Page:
Thursday, May 5, 2016

Vale And BHP Rocked By $44 Billion Brasil Dam Lawsuit


Vale and BHP Billiton rocked by $44bn Brazil dam lawsuit

Lawyers question whether prosecutors will succeed with full claim over last year’s disaster
(FILES) This file photo taken on November 6, 2015 shows a general view where a dam burst in the village of Bento Rodrigues near Mariana in the southeastern Brazilian state of Minas Gerais. Shares in Anglo-Australian mining giant BHP Billiton plummeted seven percent in Sydney on May 4, 2016, after it revealed Brazil has filed a 43 billion USD lawsuit against it and co-owner Vale over the Samarco mine disaster. A dam at the mine they co-own broke on November 5 last year, spewing a deadly wall of mud and water that swamped a village, killed at least 17 and polluted a huge swath of river basin. / AFP PHOTO / Douglas MagnoDOUGLAS MAGNO/AFP/Getty Images
The village of Bento Rodrigues after the Samarco dam collapse © AFP
It is enough money to pay 14m Brazilians the minimum wage for a whole year.
Brazilian prosecutors threw investors into a panic on Wednesday after demanding R$155bn (US$44bn) from mining companies Vale and BHP Billiton for the collapse of a dam at their Samarco joint venture last year that ranked as the country’s worst environmental disaster and killed at least 17 people.
The 359-page civil lawsuit filed by federal prosecutors on Monday and announced late on Tuesday came as a shock to many investors, who had hoped that a settlementsigned with the government in March worth R$10bn would draw a line under the bulk of claims relating to the disaster.
Shares in Vale and BHP, which had talked about restarting operations at their Samarco iron ore mine in the south-eastern state of Minas Gerais as early as this year, both dropped about 6 per cent in trading on Wednesday.
While lawyers say it is highly unlikely any judge would enforce such a large claim against Vale and BHP, the Brazilian prosecutors’ lawsuit is poised to be the start of a long and messy battle ahead over the cost of the dam’s collapse.
“It was an unprecedented disaster in Brazil but if they are forced to pay the whole amount it would bankrupt the companies,” says Marina Coelho, a professor specialising in compliance issues at São Paulo’s Insper business school.
In the case of Vale, the R$155bn claim is equivalent to twice the company’s market value.
“The damage has already been done but the claim itself would cause even more damage,” says Ms Coelho, who adds that the “absurd” claim would cause mass job losses and even be counter-productive because the two companies would not be around to carry out the clean-up operation.
Brazil’s public prosecutors, who have played an ever more active role after their independence was guaranteed by the country’s 1988 constitution, often request huge payouts in environmental cases that are then settled for a fraction of the original amount.
UBS analysts and others have pointed to the 2011 oil spill off the coast of Rio de Janeiro that prompted prosecutors to claim $11bn in damages from Chevron and its drilling partner Transocean — a case that was eventually settled for only $42m.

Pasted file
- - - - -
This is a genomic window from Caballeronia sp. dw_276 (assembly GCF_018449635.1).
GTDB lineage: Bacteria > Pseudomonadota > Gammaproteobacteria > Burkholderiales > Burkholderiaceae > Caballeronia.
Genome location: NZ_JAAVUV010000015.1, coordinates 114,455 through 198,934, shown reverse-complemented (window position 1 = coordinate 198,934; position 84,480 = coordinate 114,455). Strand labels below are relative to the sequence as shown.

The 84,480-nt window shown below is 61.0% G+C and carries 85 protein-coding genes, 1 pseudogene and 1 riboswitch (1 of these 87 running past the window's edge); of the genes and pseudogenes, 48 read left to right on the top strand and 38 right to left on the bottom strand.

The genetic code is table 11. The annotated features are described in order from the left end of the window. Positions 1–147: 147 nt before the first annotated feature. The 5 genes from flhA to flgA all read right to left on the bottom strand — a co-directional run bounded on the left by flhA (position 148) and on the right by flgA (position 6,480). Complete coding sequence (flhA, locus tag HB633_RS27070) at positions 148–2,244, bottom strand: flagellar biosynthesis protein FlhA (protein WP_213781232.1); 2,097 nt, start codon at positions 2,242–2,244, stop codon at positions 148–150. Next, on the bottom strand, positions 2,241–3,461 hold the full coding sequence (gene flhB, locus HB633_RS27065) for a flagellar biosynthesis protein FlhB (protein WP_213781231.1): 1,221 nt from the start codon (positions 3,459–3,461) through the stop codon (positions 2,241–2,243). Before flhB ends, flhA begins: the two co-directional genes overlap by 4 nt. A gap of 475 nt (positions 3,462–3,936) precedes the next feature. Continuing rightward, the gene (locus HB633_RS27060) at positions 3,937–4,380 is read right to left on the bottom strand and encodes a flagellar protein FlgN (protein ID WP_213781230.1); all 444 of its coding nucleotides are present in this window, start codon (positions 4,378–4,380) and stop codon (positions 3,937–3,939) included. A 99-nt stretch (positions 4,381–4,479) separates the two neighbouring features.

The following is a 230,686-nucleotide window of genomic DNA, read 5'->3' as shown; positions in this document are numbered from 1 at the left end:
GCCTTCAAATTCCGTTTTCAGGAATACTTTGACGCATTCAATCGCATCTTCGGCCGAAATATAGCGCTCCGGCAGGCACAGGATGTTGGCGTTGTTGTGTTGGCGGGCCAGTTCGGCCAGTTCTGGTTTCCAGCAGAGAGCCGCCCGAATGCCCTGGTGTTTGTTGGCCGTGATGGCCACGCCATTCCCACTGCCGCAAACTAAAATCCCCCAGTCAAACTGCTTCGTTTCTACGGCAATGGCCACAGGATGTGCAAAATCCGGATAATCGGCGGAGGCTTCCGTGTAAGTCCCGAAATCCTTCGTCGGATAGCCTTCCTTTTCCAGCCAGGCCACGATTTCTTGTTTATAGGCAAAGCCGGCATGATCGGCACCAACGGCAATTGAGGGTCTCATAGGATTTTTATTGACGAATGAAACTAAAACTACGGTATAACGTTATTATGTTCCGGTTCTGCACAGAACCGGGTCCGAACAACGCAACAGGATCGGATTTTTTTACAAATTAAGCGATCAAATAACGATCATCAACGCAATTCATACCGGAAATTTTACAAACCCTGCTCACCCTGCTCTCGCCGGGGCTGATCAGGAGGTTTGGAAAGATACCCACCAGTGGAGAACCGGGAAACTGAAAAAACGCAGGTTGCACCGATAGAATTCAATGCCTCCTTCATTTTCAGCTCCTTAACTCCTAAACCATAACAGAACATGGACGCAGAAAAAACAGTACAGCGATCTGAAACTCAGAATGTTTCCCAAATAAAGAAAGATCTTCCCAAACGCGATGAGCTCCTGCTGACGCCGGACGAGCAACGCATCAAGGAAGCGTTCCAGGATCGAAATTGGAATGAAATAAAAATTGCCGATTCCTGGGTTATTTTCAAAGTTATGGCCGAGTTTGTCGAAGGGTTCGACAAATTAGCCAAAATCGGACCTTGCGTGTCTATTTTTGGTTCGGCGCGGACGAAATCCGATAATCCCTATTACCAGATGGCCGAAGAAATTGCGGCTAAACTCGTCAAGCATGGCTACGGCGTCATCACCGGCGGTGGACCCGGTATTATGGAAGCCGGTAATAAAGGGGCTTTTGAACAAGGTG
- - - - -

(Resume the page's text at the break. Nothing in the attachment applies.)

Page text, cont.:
However, Brazilian lawyers say the Samarco dam collapse in November is a far more complicated case, given that entire communities were destroyed and more than 700 people were left homeless, sparking anger nationwide.
“How do you calculate the value of a 17th-century church or the value of a whole city that was destroyed … many of these things do not have a price,” says Carlos Alberto Maluf Sanseverino, president of the Brazilian bar association’s commission for infrastructure, logistics and sustainable development in São Paulo.
He says the case would depend on ongoing investigations into the cause of the dam’s collapse, but could drag on for as long as six to eight years if the companies fight the claim all the way to Brazil’s supreme court.
In a statement on Tuesday, prosecutors said the R$155bn suit was based on the clean-up costs of the BP oil spill in the Gulf of Mexico in 2010 — an incident they argued was comparable to the Samarco disaster.
“It does not seem credible, neither technically nor morally, that the value of the human, cultural and physical environment in Brazil should be worth less than in other countries,” added the prosecutors.
The comments are causing outrage among some environmental lawyers in Brazil, who say that the Gulf of Mexico and Samarco disasters have little in common, and that the R$155bn lawsuit gives their profession a bad name. “Environmental lawyers in Brazil were always thought of as radicals and we had finally begun to gain some respect,” says Marcelo Buzaglo Dantas, an environmental lawyer in Florianópolis.
However, other lawyers say the settlement signed by the government in March was also too hasty and motivated in part by the political aspirations of President Dilma Rousseff, Brazil’s embattled president, as she tried to combat criticisms for not immediately visiting the site of the Samarco disaster.
“She was more worried about other things at the time, such as keeping her job,” says Mr Buzaglo Dantas.